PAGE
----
Local Food Systems Summit held at Kroger Field

Kendall Staton

The Food Connection helped host the fourth annual Kentucky Local Food Systems Summit on March 23 at UK’s Kroger Field.

People traveled from all over Kentucky to attend different breakout sessions, learning from their peers about everything from student perspectives on the food system to marketing strategies to expand local food consumption.

UK’s Food Connection exists to serve all members of the food supply chain through creative strategies on and off campus. The organization places an emphasis on food systems research and aims to foster community partnerships around Lexington.

Krista Jacobsen, faculty director of the Food Connection, said the main purpose of the summit was to facilitate discussion between scholars in local food systems studies so they can learn from each other and grow their communities. She wanted the summit to be a place for networking and sharing best practices within food systems.

“The Kentucky Local Food Systems Summit is really geared towards people who are doing work in food systems to build local food systems in various ways,” she said.

The summit opened with Jacobsen announcing the current Lexington director of local food and agriculture development, Ashton Potter Wright, as the incoming director of the Food Connection. She will assume her new position by the end of the academic year.

Potter Wright said that she has high hopes for her time with the Food Connection.

“I’m really excited to leverage the ability of teaching environmental issues and research to continue to build local food systems in a sustainable and equitable way,” she said.

Potter Wright took the stage to introduce this year’s keynote speaker, Kim Niewolny, a professor at Virginia Tech University. Niewolny also works as the director of Virginia Tech’s Center for Food Systems and Community Transformation.

“This is the fourth annual summit, and work has passed on a long history of people to us. That effort is to transform our local and regional based community food systems,” Niewolny said. “Just looking at today’s agenda, it is hard not to be inspired.”

In her keynote address, Niewolny highlighted the need to approach the agriculture industry with a systems approach. She said to fully understand food systems, society has to understand how systematic issues such as racism affect the industry. She encouraged an intersectional approach to solving these issues.

Unjust systems were a popular topic of discussion at the summit, with six of the 16 breakout sessions covering how race issues affect the food industry.

Kenyetta Johnson, representative for the Bernheim Arboretum and Research Forest located in Louisville, Kentucky, spoke on her role as an environmental educator and how it is difficult to bring diverse populations to the green space that Bernheim is able to provide. She aims to be able to bring green spaces back to the people who helped create them in the first place.

“There’s a list of places where people of color built these spaces and then were hexed out of coming to them,” Johnson said. “It took 40 years to start seeing some of those families start coming back out to those spaces.”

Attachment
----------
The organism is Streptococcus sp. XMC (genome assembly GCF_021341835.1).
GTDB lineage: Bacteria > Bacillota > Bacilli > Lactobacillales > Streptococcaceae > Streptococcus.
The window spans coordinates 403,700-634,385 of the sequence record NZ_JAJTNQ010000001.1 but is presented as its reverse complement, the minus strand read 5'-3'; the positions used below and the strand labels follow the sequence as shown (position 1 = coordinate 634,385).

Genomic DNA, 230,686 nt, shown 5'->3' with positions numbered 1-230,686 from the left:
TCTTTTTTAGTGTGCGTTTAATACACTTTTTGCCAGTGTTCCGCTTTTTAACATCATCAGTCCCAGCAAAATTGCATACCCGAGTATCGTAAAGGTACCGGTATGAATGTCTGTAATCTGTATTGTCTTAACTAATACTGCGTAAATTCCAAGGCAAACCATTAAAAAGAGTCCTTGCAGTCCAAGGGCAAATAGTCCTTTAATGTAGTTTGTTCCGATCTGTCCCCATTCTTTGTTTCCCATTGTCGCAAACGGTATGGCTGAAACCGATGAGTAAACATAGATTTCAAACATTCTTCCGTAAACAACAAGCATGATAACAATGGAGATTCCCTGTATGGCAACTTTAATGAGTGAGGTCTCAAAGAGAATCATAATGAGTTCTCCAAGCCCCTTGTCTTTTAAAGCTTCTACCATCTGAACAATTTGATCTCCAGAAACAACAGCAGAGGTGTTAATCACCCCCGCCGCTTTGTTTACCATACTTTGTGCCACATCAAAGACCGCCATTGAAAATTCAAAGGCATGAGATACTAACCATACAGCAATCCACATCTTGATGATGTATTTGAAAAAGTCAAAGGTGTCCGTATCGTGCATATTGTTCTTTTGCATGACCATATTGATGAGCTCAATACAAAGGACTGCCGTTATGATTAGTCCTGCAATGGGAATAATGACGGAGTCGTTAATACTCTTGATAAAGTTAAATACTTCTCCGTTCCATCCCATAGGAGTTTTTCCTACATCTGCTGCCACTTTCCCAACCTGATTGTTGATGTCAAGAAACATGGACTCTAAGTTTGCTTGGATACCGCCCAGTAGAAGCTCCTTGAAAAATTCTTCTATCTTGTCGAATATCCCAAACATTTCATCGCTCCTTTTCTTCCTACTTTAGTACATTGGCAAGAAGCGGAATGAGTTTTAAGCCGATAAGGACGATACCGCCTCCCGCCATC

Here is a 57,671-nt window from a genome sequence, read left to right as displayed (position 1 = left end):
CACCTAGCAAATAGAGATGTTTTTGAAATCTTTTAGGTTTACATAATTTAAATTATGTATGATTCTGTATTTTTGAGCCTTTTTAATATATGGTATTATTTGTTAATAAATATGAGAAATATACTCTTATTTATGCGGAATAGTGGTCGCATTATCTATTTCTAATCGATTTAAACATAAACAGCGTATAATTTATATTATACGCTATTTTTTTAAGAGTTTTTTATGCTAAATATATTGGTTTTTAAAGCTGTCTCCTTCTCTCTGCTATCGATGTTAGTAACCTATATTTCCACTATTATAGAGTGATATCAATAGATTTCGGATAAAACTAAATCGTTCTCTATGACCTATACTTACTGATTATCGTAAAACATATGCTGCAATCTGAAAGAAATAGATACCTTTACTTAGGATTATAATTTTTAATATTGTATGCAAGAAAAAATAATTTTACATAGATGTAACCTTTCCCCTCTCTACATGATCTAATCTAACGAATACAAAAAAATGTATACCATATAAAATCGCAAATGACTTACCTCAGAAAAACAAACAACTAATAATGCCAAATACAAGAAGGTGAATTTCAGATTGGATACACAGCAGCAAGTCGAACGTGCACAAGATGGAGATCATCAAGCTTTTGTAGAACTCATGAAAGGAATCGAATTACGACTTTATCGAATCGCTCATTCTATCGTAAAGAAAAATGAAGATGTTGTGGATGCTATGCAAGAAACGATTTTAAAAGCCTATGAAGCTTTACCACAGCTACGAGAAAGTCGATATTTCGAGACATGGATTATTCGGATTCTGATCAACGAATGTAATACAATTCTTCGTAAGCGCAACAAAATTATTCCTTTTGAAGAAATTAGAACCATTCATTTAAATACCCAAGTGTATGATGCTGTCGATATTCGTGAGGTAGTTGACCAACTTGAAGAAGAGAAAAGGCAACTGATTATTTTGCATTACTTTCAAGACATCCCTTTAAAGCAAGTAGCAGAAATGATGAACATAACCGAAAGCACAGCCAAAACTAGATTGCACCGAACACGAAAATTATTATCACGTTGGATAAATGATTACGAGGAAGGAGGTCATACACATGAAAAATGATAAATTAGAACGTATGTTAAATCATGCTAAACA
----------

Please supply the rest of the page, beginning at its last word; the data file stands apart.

Another summit participant, Tania Whitfield, asked Niewolny to expand upon processes for getting individuals involved in local food systems. Whitfield called for recognition that while individuals have power in food systems, it is often a struggle for them to feel heard.

“For me, I always start with relationship building,” Niewolny said in response. “I work with different types of communities, different types of organizations, to build dialogs. Storytelling has been one of the most powerful ways in which we can organize at the community level.”

After the keynote address, participants split into breakout rooms to hear from experts in different areas of local food system operations. Between breakout room sessions, participants were provided lunch. Everything from the milk to the grits was locally sourced.

With such a large group of people, motivations for attending the event varied greatly. Sarah Carr is a representative of Journi’s Hope, a volunteer organization that aims to help distribute food to immigrants and refugees in America. Carr said regardless of attendees’ reasons, she was glad they were there.

“I do this work because I care. We may have volunteers who come for credit, but I do it because I care,” she said.

While some participants came all the way from Bowling Green to attend the summit, UK faculty and staff were also participants in the event.

Tim Woods, a UK agriculture economics professor, said he was honored to attend the event and hear from his peers about their research and experiences. He called the summit an “amazing network of folks” and said he appreciated that many of them had done work for local food systems in central Kentucky.

After a long day of learning, collaborating and networking, everyone began their journeys home. This was a stark contrast to last year’s event, which was held online due to the COVID-19 pandemic.

The Food Connection’s program director, Tanya Whitehouse, said she felt that everyone was excited to be back in person and able to see each other face to face. While the work never stopped, she felt more connected this year than last.

“This has been extremely heartening to see so many people come together to promote local foods,” Whitehouse said. “I think people are grateful to get to do this work in person again.”